As the skies become busier and drones have begun to increasingly share the same airspace as manned aviation, extra safety precautions have become paramount in order to ensure the seamless integration of UAVs into everyday life. One such precaution is remote identification or Remote ID.
Remote ID provides a standardized method for authorities to identify not only individual drones but also their pilots, as well as the pilot’s location, providing crucial accountability and reducing the risk of threats to safety such as collisions with people, property and other aircraft.
The U.S. Federal Aviation Administration (FAA) has recently announced its final ruling for Remote ID requirements. While this article will largely focus on the details of the FAA’s implementation, it is worth noting that the UK and Europe are following suit (with some minor changes), and similar legislation is sure to be put in place anywhere around the world where commercial and recreational drone activity is on the rise.
Remote ID requirements and approaches
According to the FAA, there are three ways in which drone pilots will be able to comply with Remote ID requirements:
- Fly a drone that has been manufactured with a built-in Remote ID broadcast capability.
- Retrofit an existing drone with an add-on Remote ID broadcast module.
- Fly a drone at a special FAA-recognized identification area (FRIA), in which case Remote ID broadcast capability is not required.
Information that must be continually broadcast by the drone includes its ID number, location, altitude, and velocity, as well as the location and altitude of either the ground control station or takeoff point. This information can be picked up by receivers within a limited local range.
While the FAA has selected broadcast technology (mainly Bluetooth) for its initial implementation of Remote ID, a networking approach (using cellular or WiFi) could also be used to achieve the aims of the initiative. Network Remote ID uses a third-party service to store and disseminate the required information, allowing drones to be tracked and monitored over greater distances, though this requires the drone to be permanently connected to the internet via Wi-Fi or cellular connection, which may be a problem in remote areas. Security and interoperability concerns were also cited as reasons for selecting broadcast remote ID instead.
Remote ID and BVLOS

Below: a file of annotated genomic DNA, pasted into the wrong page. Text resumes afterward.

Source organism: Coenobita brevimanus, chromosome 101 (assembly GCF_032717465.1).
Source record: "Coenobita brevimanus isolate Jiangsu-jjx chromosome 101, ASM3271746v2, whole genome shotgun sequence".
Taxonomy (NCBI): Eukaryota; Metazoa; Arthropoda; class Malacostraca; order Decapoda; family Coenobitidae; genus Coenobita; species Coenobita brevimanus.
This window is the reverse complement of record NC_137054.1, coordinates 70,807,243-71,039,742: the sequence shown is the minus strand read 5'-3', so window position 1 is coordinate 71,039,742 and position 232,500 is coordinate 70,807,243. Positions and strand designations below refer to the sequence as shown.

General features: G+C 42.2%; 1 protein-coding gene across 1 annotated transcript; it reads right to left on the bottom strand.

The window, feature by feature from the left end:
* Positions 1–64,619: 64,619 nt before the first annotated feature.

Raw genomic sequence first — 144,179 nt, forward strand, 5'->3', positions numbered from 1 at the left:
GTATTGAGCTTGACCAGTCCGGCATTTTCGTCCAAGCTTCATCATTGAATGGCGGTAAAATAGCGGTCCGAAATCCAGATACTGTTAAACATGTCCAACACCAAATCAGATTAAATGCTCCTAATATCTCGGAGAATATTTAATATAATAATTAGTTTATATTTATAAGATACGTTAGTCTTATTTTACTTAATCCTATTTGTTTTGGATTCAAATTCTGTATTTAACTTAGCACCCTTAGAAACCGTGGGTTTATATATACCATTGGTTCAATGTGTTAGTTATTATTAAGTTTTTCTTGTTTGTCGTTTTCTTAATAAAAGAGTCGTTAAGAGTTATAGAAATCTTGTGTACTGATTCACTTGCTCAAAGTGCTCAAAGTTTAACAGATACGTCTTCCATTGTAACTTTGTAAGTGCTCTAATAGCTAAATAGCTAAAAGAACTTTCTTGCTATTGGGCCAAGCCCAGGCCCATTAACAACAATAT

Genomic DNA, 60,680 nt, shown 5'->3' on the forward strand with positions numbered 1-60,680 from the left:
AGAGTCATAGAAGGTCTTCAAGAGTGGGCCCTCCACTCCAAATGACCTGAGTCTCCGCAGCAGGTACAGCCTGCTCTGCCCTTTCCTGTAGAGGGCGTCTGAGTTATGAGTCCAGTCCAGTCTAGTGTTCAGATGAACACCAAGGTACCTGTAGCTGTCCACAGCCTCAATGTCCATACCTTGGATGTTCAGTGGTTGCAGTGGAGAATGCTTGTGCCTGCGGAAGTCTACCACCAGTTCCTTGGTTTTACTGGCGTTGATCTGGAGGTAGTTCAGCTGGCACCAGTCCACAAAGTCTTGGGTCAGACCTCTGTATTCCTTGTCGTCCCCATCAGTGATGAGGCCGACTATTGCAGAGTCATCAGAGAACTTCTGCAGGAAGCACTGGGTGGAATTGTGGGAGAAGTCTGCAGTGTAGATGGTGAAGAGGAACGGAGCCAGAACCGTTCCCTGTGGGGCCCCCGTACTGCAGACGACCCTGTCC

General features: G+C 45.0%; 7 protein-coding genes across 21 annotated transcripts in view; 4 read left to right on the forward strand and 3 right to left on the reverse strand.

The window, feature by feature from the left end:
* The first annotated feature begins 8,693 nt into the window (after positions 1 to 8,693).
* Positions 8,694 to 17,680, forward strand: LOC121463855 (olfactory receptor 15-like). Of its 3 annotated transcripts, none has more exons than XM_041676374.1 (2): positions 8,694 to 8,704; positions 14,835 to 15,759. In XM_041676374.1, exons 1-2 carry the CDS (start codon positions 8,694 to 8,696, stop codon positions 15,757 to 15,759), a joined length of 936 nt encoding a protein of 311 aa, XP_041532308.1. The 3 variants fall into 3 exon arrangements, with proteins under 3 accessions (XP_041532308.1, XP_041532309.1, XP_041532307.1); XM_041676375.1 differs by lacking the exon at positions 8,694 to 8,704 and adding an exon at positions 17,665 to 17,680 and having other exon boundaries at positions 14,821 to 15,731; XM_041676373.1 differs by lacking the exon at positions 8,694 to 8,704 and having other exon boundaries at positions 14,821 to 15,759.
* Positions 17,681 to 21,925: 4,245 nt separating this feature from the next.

One of the major driving forces behind the uptake of Remote ID technology was the concern from security agencies about the risks posed by unidentified drones. Now that the implementation of Remote ID has begun, this opens up the door for further support and acceptance, both from authorities and the general public, for more complex commercial operations involving BVLOS (beyond visual line of sight) and flights over people.
It is worth noting that for widespread adoption of BVLOS operations, Network Remote ID implementation may be necessary, as this will allow more complex communication and co-ordination between large numbers of drones and UTM (unmanned traffic management)/U-Space services. Switzerland has already implemented the world’s first functional drone Remote ID network, and the FAA has left the door open for future legislative changes that could accommodate network Remote ID.
Drone manufacturers looking to develop BVLOS-capable platforms should also take heed of Remote ID requirements in their target markets – for instance, the FAA has ruled that drones that are retrofitted with the aforementioned broadcast modules can be used for VLOS (visual line of sight operations) only. Manufacturers may therefore want to consider integrating Remote ID technology into their drone designs, particularly if they are looking to get type-certified. A solution that can handle both broadcast and network Remote ID requirements will be ideal if you wish to future-proof your platform design and cater to as many target markets as possible.
A future-proof communications solution for Remote ID and BVLOS
As we have discussed, the future of commercial drone operations lies with BVLOS, and this in turn is increasingly likely to require communication with a third-party service provider that can safely co-ordinate complex missions in crowded airspace, no matter where you are in the world. To provide seamless connectivity and assure legislators that you can operate with the utmost safety, a robust communications solution will be required.
Elsight’s Halo connectivity platform provides the assurance BVLOS operators need to fly in the future commercial drone industry landscape. Featuring advanced bonding technology, it can aggregate up to four cellular channels into one single link, and can also take advantage of RF and satellite communications.
Halo ensures critical redundancy and failover, and provides the ability to automatically and dynamically balance traffic among the links most suited to the aircraft’s needs even as communication environments change. In addition, Halo contains a native software Remote ID module that does not require the addition of any additional hardware modules or any other parts. This multi-purposefulness of Halo ensures that BVLOS drones can continually provide the crucial information required to comply with any Remote ID requirements. Halo is also highly compact and lightweight, adding this essential capability to your drone platform with minimal impact upon system resources.
Elsight has already begun to power the BVLOS drone industry revolution, and we can help you become a part of it. Get in touch with us to find out more!